From left, Ralph Abernathy, James Forman, the Rev. Dr. Martin Luther King Jr., the Rev. Jesse Douglas and John Lewis lead a march from Selma to Montgomery in 1965, in a scene from the Paramount documentary “I Am MLK Jr.”
Toggle caption Photo by Steve Schapiro

Salamishah Tillet for the NY Times: Seeing Martin Luther King Jr. in a New Light

50 years after the assassination of Dr. Martin Luther King, Jr., the Price Institute's Salamishah Tillet explores three recent documentaries that shed light on often-ignored aspects of his life and message. 

From the essay:

The Rev. Dr. Martin Luther King Jr., more than most civil rights leaders, understood the singular role that television played in documenting the brutality of racial violence on African-Americans and eliciting sympathy from white viewers. As three new television documentaries marking the 50th anniversary of his assassination show, King embraced prime time news television coverage as a matter of political strategy and survival through his savvy use of sound bites, well-timed protests and the practice of nonviolence in the face of abuse.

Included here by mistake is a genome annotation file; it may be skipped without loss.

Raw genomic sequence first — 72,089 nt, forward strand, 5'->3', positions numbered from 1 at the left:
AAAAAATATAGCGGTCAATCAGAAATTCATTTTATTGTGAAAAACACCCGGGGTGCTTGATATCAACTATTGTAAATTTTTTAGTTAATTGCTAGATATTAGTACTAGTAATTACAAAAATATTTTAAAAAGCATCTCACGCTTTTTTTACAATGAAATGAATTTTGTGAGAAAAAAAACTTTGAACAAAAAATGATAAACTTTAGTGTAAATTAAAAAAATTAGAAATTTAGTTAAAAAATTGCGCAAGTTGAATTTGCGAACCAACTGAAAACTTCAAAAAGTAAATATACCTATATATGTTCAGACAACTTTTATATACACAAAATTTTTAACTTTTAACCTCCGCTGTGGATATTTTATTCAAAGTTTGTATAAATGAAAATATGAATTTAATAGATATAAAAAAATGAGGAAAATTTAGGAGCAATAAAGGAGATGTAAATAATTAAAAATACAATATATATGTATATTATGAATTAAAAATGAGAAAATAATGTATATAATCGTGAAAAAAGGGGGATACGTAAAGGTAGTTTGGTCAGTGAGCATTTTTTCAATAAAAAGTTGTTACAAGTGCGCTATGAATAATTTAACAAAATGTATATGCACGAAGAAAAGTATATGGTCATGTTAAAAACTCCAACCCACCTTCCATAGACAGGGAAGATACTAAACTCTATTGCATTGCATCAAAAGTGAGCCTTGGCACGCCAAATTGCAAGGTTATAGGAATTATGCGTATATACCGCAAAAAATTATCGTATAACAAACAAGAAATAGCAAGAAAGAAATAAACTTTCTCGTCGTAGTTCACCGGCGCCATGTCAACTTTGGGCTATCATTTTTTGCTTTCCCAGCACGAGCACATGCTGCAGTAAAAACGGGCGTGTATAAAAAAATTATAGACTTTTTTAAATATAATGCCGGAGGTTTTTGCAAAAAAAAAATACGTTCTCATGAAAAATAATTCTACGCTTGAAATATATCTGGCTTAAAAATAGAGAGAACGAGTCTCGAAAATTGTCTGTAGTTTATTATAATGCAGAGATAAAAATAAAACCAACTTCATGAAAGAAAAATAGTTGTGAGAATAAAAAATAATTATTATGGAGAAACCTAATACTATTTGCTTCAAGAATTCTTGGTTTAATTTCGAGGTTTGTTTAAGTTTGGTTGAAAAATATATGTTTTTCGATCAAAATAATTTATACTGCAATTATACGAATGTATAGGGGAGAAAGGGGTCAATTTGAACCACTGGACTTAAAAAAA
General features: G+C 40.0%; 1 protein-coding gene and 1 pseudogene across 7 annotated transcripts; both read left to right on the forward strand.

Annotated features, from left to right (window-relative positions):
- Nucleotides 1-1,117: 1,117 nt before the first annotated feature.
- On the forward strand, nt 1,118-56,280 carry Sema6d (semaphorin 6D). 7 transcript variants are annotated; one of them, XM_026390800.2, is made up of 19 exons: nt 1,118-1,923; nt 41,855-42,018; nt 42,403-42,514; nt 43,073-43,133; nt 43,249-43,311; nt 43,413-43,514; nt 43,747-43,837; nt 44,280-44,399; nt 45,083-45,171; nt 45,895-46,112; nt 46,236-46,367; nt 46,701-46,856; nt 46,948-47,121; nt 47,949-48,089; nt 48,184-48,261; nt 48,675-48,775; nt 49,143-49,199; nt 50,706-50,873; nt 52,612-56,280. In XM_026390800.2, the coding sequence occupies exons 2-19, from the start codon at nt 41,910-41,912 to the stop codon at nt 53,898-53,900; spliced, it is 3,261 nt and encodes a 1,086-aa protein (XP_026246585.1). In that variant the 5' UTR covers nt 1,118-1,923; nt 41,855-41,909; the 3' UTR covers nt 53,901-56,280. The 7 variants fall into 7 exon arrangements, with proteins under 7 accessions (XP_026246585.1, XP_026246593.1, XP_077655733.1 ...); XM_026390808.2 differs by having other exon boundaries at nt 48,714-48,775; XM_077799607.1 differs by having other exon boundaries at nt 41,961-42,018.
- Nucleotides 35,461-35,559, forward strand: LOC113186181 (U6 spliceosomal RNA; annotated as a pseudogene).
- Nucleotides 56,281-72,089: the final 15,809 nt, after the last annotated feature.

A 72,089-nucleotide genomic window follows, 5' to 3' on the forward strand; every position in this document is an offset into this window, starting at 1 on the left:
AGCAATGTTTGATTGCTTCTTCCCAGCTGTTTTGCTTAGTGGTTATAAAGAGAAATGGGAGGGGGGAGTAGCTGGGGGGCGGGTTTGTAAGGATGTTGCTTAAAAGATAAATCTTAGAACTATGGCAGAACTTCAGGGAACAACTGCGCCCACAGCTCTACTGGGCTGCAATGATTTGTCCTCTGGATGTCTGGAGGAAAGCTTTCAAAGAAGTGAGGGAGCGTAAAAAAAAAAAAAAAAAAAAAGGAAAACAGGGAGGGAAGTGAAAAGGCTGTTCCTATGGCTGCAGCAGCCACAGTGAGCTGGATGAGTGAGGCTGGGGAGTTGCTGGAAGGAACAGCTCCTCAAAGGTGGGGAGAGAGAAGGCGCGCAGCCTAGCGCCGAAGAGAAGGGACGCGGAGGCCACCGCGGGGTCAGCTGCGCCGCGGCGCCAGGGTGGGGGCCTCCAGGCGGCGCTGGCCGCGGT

These documentaries share much in common. They feature some familiar civil rights voices, most notably those of Student Nonviolent Coordinating Committee activists John Lewis and Diane Nash, and reveal how King’s relationships with the news media and the movement waned dramatically in his final years. And they attempt to present a more radical version of King to a new generation of viewers, with varying degrees of success.